It was an emotionally charged afternoon in Guatemala’s High Risk Court yesterday, as Judge Yasmin Barrios delivered her verdict on charges of genocide and crimes against humanity against Guatemala’s former military dictator José Efrain Rios Montt and his chief of military intelligence, José Mauricio Rodriguez Sanchez. The courtroom was packed and teaming with reporters. I sat amongst the Maya Ixil survivors, many of whom had recounted stories during the trial of rape, torture and the mass murder of their families and communities. Two rows behind me sat Nobel Peace Prize winner and UNESCO Goodwill Ambassador Rigoberta Menchú, who has dedicated her life to improving the plight of Guatemala’s indigenous population. A meter ahead of me stood American documentary film-maker, Pamela Yates, who was present in Guatemala during Rios Montt’s rule and documented the atrocities committed by his army. It was her film “When the Mountains Tremble” which sparked my interest in Guatemala six years ago.
The heat of the room was oppressive, even for the Maya Ixil woman sitting next to me, who started fanning herself rapidly with a large newspaper and kindly wafted air for a few moments towards my face. The search for justice for victims of these massacres has been a long uphill battle against military, political and economic elite who hold strong interests in seeing that prosecutions from Guatemala’s armed conflict are not sought. Many thought this day would never come.
As the judge began her verdict, Rios Montt’s lawyer showed blatant disrespect for the court by loudly and obnoxiously interrupting the judge to ask for the press to move to a different area. He had shown up to court in blue jeans and an open-collared shirt which exposed a large gold chain, looking as though he had come from the set of a Mexican narco-cinema film. The judge spoke: “José Efrain Rios Montt is responsible for genocide (and)…is responsible for crimes against humanity.” The judge ruled that he had complete knowledge of all the massacres which took place during his rule and sentenced him to 50 years of imprisonment for genocide and 30 years of imprisonment for crimes against humanity. The courtroom erupted in cheers and the tension rose as the media increasingly suffocated the freshly convicted, ignoring repeated requests from the judge to stand back. Rios Montt’s chief of military intelligence was acquitted on the charges due to insufficient evidence linking him to the massacres.
“We are going to do the following,” said Judge Barrios. We (the judge and clerks) are going to stay seated and wait for the national police and penitentiary authorities to take away the accused.” Rios Montt’s lawyers tried to whisk him away but the judge said “NO! The accused can NOT leave the courtroom until he is taken away to prison by the police and penitentiary authority.” The courtroom again erupted in cheers and tension was stretched as people hardly believed they were witnessing this historic moment in the fight for justice in Guatemala and the world.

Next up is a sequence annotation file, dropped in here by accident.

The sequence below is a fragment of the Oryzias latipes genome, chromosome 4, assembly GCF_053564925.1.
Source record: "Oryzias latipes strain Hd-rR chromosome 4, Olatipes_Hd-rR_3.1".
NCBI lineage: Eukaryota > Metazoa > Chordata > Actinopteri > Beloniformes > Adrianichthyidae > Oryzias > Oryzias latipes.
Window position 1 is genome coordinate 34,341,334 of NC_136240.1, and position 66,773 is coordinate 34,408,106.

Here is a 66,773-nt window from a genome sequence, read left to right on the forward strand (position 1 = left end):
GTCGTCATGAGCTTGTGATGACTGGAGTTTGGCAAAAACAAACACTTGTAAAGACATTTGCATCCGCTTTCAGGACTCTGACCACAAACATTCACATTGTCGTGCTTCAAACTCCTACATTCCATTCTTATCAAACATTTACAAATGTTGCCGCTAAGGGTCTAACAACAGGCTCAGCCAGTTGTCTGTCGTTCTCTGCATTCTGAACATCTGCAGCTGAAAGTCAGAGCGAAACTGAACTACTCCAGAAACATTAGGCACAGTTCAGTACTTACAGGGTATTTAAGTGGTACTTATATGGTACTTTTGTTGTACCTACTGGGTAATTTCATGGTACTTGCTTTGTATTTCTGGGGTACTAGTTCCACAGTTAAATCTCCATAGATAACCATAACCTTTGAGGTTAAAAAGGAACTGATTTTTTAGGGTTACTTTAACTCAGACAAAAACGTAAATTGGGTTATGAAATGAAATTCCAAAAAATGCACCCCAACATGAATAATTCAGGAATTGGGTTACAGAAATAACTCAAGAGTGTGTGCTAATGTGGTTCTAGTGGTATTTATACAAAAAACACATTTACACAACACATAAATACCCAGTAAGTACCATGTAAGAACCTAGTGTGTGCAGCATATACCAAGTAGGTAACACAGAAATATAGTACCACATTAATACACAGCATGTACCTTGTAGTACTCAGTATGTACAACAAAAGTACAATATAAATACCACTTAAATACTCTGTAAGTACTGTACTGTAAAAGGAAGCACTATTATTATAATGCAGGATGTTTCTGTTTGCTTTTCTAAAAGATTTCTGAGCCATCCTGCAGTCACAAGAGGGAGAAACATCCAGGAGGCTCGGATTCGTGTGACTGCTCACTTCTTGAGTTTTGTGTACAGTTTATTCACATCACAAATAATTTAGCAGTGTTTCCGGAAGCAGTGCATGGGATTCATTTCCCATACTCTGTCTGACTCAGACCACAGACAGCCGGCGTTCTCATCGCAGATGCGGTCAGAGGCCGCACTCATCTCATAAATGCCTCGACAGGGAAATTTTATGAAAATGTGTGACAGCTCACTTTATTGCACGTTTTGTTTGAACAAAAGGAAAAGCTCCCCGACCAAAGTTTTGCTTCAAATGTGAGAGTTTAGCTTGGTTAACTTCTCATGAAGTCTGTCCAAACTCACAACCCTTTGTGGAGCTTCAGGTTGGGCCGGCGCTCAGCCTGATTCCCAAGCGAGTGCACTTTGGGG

Judge Barrios continued her judgment with a view to the future. She urged the Public Ministry to continue the investigation of others who participated in the massacres of the civil war and stressed that “these types of acts should never be repeated.” Her judgement is likely to make many of Guatemala’s political and military elite nervous, including Guatemala’s president, Otto Perez Molina, who was a military commander during the armed conflict in an area hit by massacres. In the coming days, security will be of utmost importance for those who have worked on this trial. The Public Ministry and lawyers who represented the victims quickly left the courtroom and the building to cars waiting to take them away.
The tension remained as Rios Montt sat waiting to be taken to prison. He had previously been under house arrest and it was obvious the authorities were not prepared to transport him to the penitentiary. Speaking with Pamela Yates, she commented on how strange this was. We thought perhaps the poor preparation was due to the fact that Guatemala’s High Risk court was not used to handing out convictions.
The Maya Ixil victims were in shock, not knowing whether or not to clap and hardly believing that Guatemala’s poor, disenfranchised indigenous people had held the elite class responsible for atrocities committed against them. Many of the women were crying and hugging each other. It had been an emotionally gruelling battled. When Rios Montt was finally taken to prison, the crowd turned and applauded the victims and witnesses causing further tears. The victims of this genocide have fought long and hard to see justice in Guatemala, recounting unspeakable horrors inflicted upon themselves, their families and their communities. It was an incredibly emotional scene.
Next, came an applause for Judge Barrios. She has been subjected to numerous death threats throughout the trial and has taken a great risk overseeing such a high profile case, let alone convicting one of Guatemala’s military elite. The Maya Ixil cross their hands to their chest and bowed repeatedly, thanking the court for seeking justice for the unspeakable crimes committed against them.
Lawyers Without Borders was among the last people to leave the courtroom. As we waited for our safe ride away from the courthouse, Rigoberta Menchú gave press interviews behind us and Judge Barrios waited patiently for the courtroom to fully clear. On Monday we will attend reparations hearings to determine compensation for the victims of the genocide. Justice has been served against Rios Montt, but many others have yet to be held responsible for further gross human rights abuses committed during Guatemala’s 36 year civil war. The courage and resolve demonstrated by the Public Ministry, victims’ lawyers, witnesses, human rights groups and the judiciary continue to bring optimism to the fight against impunity in Guatemala.